Stupid American History: Tales of Stupidity, Strangeness, and Mythconceptions
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America is the home of the brave and, apparently, the stupid and gullible. Satirist Leland Gregory teaches us a lesson in historical hilarity with Stupid American History.
From Columbus to George W. Bush (that's a lot of material, people), Leland leads us through American history's mythconceptions, exposing idiocy and inanity along the time line. He reeducates by informing us about myths. For example, Samuel Prescott actually was the guy to alert us that the British were coming and not that Paul Revere dude.
Move over Colbert and Stewart; satire has finally found its rightful place in American history.
the weather. The close quarters were a breeding ground for typhus, typhoid, dysentery, and pneumonia, but the main killer was mismanagement and indifference. Pennsylvania farmers elected to sell their produce to the British instead of the new United States because they trusted the English sterling over the recently minted American money. Apollos Rivoire and Deborah Hitchbourn were French Huguenots who moved to Boston after being driven from France. In America, Apollos Rivoire changed his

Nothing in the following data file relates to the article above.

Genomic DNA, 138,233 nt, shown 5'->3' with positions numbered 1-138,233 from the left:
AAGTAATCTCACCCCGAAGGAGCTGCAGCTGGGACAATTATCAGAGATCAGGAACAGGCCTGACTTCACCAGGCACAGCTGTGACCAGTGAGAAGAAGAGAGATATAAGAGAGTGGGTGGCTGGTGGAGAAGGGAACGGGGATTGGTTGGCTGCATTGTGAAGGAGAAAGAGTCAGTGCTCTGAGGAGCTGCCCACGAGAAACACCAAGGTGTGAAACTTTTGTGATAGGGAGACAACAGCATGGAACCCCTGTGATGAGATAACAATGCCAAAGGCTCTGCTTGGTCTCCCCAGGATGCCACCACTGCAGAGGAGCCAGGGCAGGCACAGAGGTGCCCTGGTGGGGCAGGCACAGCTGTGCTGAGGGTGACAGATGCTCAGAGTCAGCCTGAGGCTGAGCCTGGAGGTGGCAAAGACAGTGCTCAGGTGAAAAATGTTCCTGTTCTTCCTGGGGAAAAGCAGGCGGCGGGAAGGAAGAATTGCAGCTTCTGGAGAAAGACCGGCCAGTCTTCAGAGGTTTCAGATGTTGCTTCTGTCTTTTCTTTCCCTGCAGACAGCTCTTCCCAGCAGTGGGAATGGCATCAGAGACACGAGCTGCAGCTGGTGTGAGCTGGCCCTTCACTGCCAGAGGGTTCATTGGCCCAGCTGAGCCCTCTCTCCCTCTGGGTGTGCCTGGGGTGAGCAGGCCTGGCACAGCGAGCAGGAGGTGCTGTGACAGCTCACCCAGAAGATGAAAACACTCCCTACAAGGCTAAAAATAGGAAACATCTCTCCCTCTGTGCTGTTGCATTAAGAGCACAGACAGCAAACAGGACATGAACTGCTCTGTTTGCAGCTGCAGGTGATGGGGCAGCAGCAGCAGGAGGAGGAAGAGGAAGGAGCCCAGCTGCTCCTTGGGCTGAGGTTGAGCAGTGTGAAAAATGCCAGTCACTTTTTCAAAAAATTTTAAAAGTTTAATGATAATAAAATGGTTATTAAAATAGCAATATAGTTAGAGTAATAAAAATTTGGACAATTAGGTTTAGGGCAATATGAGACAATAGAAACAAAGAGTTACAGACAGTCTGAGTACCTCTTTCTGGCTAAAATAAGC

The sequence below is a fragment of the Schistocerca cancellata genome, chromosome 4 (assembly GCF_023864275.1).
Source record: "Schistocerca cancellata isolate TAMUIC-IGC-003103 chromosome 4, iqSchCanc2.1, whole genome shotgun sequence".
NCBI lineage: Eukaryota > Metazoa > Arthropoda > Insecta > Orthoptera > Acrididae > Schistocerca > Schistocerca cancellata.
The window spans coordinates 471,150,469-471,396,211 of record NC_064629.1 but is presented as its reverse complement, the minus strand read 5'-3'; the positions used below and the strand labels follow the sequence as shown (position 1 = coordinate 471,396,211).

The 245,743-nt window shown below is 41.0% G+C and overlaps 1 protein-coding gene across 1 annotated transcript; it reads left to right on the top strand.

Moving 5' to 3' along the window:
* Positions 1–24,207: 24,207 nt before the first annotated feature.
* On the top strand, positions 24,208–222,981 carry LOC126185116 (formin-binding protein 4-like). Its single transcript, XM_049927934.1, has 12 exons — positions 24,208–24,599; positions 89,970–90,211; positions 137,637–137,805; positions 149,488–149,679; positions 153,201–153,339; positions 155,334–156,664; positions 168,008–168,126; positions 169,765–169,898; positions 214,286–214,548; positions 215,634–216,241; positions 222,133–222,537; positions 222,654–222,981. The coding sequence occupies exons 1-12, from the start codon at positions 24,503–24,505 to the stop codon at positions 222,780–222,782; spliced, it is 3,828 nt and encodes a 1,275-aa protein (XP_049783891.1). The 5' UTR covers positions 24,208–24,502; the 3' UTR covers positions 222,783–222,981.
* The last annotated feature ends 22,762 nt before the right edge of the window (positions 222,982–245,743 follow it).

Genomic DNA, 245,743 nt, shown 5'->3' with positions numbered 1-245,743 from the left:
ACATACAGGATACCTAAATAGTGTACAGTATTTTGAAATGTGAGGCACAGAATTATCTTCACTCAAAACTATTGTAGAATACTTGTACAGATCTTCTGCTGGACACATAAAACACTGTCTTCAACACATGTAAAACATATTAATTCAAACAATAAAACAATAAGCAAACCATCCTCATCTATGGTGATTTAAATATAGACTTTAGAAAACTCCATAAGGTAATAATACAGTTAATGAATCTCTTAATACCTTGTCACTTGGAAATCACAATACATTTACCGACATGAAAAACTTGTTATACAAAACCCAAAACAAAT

believe this way? General George Washington himself. Wanting to make sure his men had the supplies they needed, he resorted to stretching the truth a little about their situation. The belief that some of the men went “naked” at Valley Forge results from misunderstanding the eighteenth-century use of the word. The term “naked” implied that the men did not wear proper clothing and were therefore considered unfit for duty, not that they had no clothes at all. THE CANE MUTINY Charles
years, the entire Corps was dismantled and a number of the camels were set loose in the desert. In the mid-1870s, one of the abandoned camels wandered into Fort Selden, New Mexico, territory. The strange beast terrified the post commander’s young son, who ran to hide behind his mother. The commander was Captain Arthur MacArthur, whose son grew up to be General of the Army Douglas MacArthur. DON’T EARN AN “A” The Puritans in Salem, Massachusetts, passed a law in 1695 that imposed severe
Herbert Hoover. According to the diary of Glenn Howell, a naval intelligence officer, he and Robert J. Peterkin were ordered by Hoover after “he received a confidential report alleging that the Democrats had accumulated a file of data so damaging that if made public it would destroy both his reputation and his entire Administration.” Howell wrote that they had searched the office but found nothing of consequence. KEEP IT IN THE FAMILY We would like to believe that the United States does
win over the delegates of the South. And the solution was already in the room: George Washington, decked out in his old military uniform that he hadn’t worn since 1758, was officially given the appointment of commander-in-chief of the Continental Army on June 15, 1775. OH, HALE! On the short list of well-known American patriotic heroes is Nathan Hale, primarily remembered for his famous last words, “I only regret that I have but one life to lose for my country”—which, of course, he